Gillette’s recent “The Best Men Can Be” advertising campaign, released online Jan. 13, received a polarized reaction from the public. It has been praised for its anti-toxic masculinity stance and criticized as an inauthentic ploy to capitalize on the #MeToo movement. Praise or blame worthy, Gillette’s campaign reflects a stark reality: advertisements’ primary intent will always be profit, and yet they provide one of the best platforms to promote social awareness.
Recall Pepsi’s socially charged 2017 commercial in which Kendall Jenner gifts a can to a policeman in the midst of a protest. The ad was almost unanimously derided for its obvious intent to profit off racial tensions. Gillette’s commercial was better received, likely because it was less transparent about its profitability.
“The Best Men Can Be” is not meant for Gillette’s primary customer base — men aged 35 and up and whose brand loyalties are more or less set.
“It’s a part of our effort to connect more meaningfully with younger consumer groups,” Procter & Gamble CFO Jon Moeller said on a call with CNN reporters Wednesday. “That campaign was aired once and has generated significant conversation.”
The commercial has been highly shared and interacted with on social media outlets since its release, reminding people of the passionate #MeToo outcry and encouraging a new ideal for masculinity. It doesn’t pull punches, standing clearly on the side against objectifying women and alpha male posturing.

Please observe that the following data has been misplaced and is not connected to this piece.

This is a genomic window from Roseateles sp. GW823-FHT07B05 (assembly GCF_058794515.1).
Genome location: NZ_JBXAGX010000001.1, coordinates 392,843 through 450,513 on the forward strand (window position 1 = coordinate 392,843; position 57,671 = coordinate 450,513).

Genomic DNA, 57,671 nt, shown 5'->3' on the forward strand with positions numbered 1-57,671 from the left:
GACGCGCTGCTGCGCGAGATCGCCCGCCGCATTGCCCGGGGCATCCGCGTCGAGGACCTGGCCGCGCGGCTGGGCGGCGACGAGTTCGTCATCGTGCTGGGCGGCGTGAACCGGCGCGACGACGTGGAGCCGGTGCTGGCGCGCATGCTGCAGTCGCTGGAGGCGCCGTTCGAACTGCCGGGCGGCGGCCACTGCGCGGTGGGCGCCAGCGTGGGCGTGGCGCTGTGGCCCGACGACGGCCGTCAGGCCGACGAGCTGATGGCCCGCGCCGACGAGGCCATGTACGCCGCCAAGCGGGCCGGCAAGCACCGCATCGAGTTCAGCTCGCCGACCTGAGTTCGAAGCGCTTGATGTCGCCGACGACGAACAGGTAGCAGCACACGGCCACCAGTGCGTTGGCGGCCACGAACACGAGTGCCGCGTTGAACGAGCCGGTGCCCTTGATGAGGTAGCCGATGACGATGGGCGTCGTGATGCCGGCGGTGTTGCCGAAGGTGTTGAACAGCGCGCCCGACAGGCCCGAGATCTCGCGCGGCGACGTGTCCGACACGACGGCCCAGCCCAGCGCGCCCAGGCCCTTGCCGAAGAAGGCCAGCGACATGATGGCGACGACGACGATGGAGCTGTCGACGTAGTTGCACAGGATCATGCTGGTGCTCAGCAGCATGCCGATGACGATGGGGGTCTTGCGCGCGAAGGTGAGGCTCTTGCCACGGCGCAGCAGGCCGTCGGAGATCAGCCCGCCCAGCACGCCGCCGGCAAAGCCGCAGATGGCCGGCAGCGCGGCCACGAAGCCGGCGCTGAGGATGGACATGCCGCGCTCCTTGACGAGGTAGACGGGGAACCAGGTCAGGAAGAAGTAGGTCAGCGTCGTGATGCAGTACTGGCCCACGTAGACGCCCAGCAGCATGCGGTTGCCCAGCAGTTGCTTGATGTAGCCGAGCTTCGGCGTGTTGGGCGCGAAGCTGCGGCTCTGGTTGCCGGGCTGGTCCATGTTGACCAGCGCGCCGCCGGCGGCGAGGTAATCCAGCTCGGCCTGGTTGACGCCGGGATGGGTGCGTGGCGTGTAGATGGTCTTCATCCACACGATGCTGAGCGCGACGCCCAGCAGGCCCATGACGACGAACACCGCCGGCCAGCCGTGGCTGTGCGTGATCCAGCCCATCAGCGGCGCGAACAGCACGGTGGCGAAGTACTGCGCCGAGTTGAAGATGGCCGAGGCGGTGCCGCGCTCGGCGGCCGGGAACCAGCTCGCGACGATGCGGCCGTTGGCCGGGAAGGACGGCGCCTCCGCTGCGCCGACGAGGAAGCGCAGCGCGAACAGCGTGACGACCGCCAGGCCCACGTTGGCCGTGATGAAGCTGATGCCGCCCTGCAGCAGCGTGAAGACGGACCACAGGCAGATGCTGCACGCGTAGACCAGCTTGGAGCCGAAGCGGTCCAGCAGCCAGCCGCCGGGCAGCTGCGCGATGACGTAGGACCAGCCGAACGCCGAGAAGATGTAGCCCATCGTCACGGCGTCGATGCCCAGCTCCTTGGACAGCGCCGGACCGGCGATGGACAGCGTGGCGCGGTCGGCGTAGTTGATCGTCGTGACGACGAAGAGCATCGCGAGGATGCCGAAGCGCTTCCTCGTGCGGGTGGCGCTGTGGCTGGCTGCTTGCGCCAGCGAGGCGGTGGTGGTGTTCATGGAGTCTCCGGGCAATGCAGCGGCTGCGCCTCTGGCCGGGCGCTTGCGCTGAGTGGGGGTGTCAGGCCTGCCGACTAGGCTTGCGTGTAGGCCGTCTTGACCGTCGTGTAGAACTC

Better than Pepsi’s half-hearted approach, Gillette’s strong stance masks marketing tactics but leaves the door open for criticism.
“I know a lot of people who have issues with it,” junior English major Gwyneth Osterby said, “I don’t see why. It’s just sort of taking ideas that already exist in the world and expressing them.”
Like Pepsi, Gillette targeted socially involved youth; unlike Pepsi, they succeeded. They generated a positive dialogue on masculinity and its meanings post-#MeToo. The quality of the ad overrode consumer skepticism: people looked past the savvy marketing move, which they hadn’t done with Pepsi.
Socially conscious business strategy sets up an interesting power reversal. Billion-dollar corporations support the most lucrative social stances, which are determined by researching what the target demographic cares about. Advertising campaigns are designed to spread meaningful messages at the sole cost of those it is being marketed to.
The flip side is that those messages are still spread primarily as advertisement — focused on hooking the viewer and selling a product.
“If you’re watching TV and [the Gillette commercial] comes on, it definitely grabs your attention,” Joleen Carreon, first-year computer science major, said. “Maybe there are better ways of going about it.”
That better way isn’t here yet. For now, let the companies practice modern business strategies and let social issues get a platform, however inauthentic it may be.